The movie sees the introduction of Bond's Aston Martin DB5, a remarkable gadget ridden car-which now has been given the name 'the most famous car in the world'. In the movie gadget master 'Q' tells Bond that his Bentley 'has had its day' and issues him the Aston Martin. The car is completely modified with an array of weaponary and equipment, including ramming bumpers, bullet proof windows, homing devices, revolving number plates, machine guns and also the most famous ejector seat. The vehicle proved so popular that the producers had to commission another two cars cars simply to tour the world for publicity events. Following the films release Corgi Toys, and English company products its first Bond toy car. It quickly became the fastest selling toy of the year, and is still to this day being produced.
Goldfinger also defined 'The Bond Sound'. John Barry once again returned to score the movie. He described his work in Goldfinger as a favourite of his, saying it was 'the first time I had complete control, writing the score and the song. The soundtrack keeps close to the movies theme of gold and metal, and makes heavy use of brass and chimes. Goldfinger is said to have started the tradition of Bond theme songs. Being written by John Barry himself, and sung by the fantastic Shirley Bassey, the theme song Goldfinger risen to the top of the charts at the time, even replacing The Beatles in the number one spot. The lyrics to the song were expertley chosen and it sets the backstory to Auric Goldfingers character.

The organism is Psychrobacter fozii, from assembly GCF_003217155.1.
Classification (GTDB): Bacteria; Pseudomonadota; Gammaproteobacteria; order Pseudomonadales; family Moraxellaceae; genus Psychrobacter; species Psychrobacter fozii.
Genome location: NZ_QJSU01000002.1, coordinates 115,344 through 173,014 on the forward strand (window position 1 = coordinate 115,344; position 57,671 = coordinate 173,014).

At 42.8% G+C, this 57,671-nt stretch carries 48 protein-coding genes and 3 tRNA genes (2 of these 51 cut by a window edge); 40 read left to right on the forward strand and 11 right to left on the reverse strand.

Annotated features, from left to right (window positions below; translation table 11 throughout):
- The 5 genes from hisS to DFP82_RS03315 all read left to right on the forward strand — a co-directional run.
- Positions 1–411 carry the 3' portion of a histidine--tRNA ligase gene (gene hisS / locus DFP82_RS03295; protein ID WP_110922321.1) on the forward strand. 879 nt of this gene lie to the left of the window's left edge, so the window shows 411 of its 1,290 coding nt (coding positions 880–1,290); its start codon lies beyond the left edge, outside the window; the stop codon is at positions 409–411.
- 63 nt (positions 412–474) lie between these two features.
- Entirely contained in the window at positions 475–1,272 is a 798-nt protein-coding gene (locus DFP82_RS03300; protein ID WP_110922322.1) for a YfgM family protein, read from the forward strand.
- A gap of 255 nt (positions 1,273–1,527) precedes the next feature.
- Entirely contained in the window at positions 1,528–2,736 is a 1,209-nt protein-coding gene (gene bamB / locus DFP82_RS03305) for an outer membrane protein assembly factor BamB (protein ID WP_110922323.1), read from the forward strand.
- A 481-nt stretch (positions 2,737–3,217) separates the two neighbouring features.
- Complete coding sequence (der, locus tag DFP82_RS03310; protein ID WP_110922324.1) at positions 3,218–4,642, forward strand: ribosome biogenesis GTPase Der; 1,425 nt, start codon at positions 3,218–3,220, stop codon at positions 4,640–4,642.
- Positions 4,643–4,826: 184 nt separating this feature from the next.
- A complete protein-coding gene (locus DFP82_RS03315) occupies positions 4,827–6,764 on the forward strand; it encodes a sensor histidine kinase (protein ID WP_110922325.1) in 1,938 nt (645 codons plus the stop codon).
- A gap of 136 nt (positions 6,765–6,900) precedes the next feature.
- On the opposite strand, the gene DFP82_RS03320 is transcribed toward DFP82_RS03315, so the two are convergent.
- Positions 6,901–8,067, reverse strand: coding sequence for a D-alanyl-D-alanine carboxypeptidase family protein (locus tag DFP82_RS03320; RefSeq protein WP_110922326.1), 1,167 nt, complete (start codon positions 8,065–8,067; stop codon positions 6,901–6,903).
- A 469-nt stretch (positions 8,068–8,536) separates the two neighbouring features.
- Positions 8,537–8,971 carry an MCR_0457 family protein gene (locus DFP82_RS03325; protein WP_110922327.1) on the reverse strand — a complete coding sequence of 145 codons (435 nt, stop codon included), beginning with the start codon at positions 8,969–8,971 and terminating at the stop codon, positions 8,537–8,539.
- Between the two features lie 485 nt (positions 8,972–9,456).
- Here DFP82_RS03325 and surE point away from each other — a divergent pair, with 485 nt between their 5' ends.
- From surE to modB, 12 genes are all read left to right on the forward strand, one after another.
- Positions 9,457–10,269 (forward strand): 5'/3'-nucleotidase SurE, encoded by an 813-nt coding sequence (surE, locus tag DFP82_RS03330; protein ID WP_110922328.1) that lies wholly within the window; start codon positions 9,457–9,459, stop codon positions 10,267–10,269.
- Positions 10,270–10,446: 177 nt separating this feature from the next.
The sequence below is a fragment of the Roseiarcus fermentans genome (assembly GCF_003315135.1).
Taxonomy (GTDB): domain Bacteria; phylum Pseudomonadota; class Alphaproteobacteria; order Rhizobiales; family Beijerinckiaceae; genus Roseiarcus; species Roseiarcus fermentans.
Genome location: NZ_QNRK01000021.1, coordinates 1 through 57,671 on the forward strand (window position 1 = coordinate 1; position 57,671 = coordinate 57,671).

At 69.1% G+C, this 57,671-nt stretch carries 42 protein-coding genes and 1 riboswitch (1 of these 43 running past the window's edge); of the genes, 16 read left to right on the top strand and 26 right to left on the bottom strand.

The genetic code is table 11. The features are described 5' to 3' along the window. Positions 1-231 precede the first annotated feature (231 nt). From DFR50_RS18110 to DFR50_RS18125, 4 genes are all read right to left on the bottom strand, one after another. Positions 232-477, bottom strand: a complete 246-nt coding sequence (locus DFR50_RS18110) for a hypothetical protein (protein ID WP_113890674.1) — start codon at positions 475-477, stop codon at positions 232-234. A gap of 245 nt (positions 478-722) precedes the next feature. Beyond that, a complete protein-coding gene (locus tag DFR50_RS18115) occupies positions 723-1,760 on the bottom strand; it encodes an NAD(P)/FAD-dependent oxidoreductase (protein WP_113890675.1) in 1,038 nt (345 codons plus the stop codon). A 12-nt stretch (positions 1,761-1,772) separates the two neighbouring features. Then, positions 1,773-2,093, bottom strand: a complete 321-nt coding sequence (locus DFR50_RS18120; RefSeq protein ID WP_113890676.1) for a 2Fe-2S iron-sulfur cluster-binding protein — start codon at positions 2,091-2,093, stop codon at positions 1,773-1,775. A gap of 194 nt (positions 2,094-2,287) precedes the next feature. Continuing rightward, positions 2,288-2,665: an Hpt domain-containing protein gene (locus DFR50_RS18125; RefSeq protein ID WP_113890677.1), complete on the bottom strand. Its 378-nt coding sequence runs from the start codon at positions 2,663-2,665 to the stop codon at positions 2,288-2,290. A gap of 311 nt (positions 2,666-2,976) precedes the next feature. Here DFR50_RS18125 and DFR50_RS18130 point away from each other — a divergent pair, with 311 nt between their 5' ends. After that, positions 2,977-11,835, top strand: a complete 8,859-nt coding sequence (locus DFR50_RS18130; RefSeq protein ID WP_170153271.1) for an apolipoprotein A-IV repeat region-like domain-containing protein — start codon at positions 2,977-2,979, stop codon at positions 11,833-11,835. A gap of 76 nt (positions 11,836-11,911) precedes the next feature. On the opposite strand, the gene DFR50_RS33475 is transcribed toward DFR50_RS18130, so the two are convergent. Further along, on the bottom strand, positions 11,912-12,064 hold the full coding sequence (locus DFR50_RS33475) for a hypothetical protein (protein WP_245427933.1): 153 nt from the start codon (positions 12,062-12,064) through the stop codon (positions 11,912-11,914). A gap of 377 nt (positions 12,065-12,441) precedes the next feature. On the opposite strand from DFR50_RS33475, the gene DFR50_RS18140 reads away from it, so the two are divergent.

With its ingenious blend of humour, action, gadgets, sex and sophistication and exotic location Goldfinger defined what audiences would come to expect from a Bond film. Giving it is own special Bond forumla. Upon its premiere in London 1964, audiences were so large that police were unable to control the crowds. Goldfinger quickly won back its production value and sold over one hundred and thirty million tickets worldwide, gaining an astonishing $125 million gross. This was an incredible amount of money for its day. It stands in the Guiness Book of records as the 'fastest grossing movie of all time'. The movie won academy awards for Best Sound and effects. Following even greater success after the movie was released the novelisation of Goldfinger, written by Ian Flemming sold an additional 960,000 copies just in the year 1964 alone. Furthermore between the years of 1962, and 1967 over twenty two million Bond novels were sold.